Materials List:

Spar making material (bamboo skewers or plastic straws)



Hole punch


Template paper

Kite material: plastic bags, or newspaper


Step 1: Decide the size of the kite

Decide what height you would like to have your kite. This sample kite uses spars made from bamboo skewers. Plastic/paper straws will also work just as well.

Step 2: Preparing a template – use either of the following, based on the size of a sheet of A4 paper


 Step 3: Now cut out the template.

Step 4: Use the template to cut out the kite.

Take the kite material. Make sure the piece is twice the size of your template. Fold the kite material in half. Place the long side of the template on the fold. This can be lightly taped in place. Cut around the outsides of the template. Do NOT cut the fold apart!

Step 5: Open up the sail.

Tape the spars (in this case, skewers) from point to point.

Step 6: Holes for the string.

Reinforce each of the points of the kite. On each of the two points of the wings, punch a hole.

Step 7: The tails.

Make 30 inch tails from plastic strips and tape at the bottom ends of each of the spars. The tails may be in bunches and be made from the left-over plastic.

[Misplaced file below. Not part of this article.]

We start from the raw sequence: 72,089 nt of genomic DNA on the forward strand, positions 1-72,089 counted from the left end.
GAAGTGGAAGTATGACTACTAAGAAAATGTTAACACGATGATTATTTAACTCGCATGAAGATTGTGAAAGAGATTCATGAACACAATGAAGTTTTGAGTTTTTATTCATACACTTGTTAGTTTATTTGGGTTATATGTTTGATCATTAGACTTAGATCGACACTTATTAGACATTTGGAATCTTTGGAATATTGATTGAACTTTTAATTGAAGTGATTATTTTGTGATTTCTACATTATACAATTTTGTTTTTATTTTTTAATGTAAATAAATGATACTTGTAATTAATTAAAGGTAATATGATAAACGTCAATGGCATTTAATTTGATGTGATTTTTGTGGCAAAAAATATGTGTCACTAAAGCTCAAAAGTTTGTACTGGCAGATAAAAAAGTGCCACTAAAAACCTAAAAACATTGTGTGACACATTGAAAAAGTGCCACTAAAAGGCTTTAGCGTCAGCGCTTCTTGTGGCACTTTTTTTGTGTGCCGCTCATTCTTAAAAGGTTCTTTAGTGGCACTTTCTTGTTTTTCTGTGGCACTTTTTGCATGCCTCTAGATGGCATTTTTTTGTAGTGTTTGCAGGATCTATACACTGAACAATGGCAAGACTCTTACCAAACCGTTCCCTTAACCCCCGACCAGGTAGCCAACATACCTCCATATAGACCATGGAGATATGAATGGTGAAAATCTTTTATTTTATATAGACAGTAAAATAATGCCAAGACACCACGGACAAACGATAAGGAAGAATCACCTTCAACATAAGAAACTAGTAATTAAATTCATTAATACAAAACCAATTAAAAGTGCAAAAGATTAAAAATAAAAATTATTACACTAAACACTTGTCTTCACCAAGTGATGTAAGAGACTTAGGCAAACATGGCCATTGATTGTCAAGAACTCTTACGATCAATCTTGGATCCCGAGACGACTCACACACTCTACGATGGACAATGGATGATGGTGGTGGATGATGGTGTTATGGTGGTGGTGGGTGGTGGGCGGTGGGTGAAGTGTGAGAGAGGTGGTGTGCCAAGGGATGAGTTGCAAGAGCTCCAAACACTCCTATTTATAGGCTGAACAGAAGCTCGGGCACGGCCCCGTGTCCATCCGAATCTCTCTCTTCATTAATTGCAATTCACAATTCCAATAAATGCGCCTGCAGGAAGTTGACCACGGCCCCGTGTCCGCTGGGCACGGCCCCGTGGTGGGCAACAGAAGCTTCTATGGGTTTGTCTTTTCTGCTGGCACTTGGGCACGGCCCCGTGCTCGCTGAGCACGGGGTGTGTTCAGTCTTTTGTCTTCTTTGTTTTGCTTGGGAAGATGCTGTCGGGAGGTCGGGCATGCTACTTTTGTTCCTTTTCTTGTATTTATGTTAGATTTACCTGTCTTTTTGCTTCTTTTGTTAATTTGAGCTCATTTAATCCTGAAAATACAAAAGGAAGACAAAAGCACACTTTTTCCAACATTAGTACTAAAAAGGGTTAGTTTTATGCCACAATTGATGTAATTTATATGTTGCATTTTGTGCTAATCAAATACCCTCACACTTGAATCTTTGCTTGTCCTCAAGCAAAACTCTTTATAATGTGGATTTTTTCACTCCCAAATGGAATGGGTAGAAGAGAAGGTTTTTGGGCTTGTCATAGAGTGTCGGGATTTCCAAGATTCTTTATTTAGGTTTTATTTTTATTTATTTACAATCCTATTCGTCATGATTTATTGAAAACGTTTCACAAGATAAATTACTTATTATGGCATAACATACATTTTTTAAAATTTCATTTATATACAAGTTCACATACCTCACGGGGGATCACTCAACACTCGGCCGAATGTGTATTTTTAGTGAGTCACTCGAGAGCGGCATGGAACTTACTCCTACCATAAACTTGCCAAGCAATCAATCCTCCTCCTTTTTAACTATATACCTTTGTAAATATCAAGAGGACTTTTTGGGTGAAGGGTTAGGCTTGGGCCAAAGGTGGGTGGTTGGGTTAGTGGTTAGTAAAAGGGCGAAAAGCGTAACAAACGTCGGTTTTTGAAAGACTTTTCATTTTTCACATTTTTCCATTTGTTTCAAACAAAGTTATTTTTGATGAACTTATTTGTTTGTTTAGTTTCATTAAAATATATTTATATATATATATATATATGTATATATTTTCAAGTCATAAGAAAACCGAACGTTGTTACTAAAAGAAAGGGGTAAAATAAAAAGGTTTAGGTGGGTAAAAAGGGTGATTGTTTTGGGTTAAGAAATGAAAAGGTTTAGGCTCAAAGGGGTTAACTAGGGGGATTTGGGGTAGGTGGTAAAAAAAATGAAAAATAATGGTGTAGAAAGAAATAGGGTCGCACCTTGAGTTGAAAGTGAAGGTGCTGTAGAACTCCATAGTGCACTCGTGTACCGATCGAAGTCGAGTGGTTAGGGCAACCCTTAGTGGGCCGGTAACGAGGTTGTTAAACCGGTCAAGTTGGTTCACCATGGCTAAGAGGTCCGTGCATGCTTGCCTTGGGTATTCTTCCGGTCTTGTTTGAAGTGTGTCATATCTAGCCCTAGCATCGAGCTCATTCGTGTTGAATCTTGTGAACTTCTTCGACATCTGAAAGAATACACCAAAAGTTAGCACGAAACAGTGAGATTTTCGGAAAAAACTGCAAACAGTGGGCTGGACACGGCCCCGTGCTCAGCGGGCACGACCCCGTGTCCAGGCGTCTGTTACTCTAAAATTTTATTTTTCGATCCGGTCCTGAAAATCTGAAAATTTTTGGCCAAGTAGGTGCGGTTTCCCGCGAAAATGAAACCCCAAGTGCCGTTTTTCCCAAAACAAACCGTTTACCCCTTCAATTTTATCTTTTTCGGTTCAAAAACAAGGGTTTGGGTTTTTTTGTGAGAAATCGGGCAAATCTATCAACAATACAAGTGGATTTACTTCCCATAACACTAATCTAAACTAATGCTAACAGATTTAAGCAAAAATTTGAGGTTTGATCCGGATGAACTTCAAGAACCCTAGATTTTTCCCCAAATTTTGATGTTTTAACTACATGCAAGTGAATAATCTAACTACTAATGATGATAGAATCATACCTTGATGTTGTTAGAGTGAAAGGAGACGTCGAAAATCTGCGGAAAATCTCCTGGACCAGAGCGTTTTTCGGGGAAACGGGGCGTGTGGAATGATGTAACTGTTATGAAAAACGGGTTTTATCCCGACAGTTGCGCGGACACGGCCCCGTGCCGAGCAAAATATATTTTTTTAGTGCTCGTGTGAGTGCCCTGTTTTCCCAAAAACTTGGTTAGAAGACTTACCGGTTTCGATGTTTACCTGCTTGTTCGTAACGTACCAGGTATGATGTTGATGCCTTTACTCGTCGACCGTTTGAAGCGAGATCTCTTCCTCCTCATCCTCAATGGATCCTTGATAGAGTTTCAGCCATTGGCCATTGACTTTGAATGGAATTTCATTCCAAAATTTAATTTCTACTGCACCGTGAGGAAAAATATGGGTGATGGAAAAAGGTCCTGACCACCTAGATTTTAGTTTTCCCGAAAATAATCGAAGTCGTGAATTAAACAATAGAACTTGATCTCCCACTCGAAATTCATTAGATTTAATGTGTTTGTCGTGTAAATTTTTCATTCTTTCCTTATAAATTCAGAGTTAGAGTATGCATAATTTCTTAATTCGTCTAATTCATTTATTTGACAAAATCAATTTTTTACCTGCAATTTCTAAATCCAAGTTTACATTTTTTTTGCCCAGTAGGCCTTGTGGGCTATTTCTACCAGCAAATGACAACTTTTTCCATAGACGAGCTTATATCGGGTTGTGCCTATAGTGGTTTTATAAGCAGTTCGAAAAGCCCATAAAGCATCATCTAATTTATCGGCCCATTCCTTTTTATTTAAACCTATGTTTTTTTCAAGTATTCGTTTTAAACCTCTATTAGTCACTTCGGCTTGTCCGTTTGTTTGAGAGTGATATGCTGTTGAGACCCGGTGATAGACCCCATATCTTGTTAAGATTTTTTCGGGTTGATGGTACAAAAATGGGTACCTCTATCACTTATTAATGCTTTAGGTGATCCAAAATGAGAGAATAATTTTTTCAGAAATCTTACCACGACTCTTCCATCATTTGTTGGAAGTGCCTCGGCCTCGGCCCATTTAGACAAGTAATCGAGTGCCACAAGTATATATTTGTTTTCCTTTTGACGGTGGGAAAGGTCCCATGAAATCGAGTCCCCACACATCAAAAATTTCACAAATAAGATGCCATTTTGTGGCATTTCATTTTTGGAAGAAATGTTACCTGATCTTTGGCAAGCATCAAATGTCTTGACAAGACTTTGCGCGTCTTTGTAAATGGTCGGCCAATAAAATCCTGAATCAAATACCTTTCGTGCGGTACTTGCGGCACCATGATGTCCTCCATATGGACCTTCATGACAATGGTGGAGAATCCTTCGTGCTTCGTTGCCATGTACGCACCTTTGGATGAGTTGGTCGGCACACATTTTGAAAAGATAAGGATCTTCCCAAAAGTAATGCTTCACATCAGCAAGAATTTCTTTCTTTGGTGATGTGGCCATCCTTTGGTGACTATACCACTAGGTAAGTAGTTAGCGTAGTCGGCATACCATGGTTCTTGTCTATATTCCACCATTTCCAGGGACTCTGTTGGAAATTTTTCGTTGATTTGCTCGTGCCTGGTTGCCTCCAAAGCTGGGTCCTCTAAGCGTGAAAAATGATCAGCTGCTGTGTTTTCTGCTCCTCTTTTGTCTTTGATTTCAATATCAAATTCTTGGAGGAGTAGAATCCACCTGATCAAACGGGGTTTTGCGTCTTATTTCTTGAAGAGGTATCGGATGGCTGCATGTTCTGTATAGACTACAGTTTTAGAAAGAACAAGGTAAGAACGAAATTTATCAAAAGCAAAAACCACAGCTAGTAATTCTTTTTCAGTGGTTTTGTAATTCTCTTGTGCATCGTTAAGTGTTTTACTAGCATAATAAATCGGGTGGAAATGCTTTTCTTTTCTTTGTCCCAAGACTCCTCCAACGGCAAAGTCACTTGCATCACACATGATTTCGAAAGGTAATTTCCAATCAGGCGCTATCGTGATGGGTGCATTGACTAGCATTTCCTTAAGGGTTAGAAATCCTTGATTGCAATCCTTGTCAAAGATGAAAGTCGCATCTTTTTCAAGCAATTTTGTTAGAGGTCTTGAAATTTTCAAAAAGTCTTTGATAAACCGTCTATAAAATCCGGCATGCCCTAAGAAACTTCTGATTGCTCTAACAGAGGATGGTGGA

Step 8: Adding the bridle.

Take a piece of kite string that is 36 inches long. This will be the bridle. Put the ends through the holes on the wings and tie tightly.

Step 9: Balancing the kite and bridle.

Now, hold the kite by the string and let dangle. Match the kite halves. Next make a loop in the bridle. Double-knot it so that it doesn’t slip.

Step 10: Finishing

Fasten your kite string to the loop and GO FLY your kite.

Remember to fly your kite in a wide open space – not near any overhead wires.




This week we have a ‘mixed bag’ of maths activities – time themed reasoning, number sequences, line graphs and converting measures.


How Many Times?

On a digital 24 hour clock, at certain times, all the digits are consecutive (in counting order). You can count forwards or backwards.                                                                                                              For example, 1:23 or 5:43.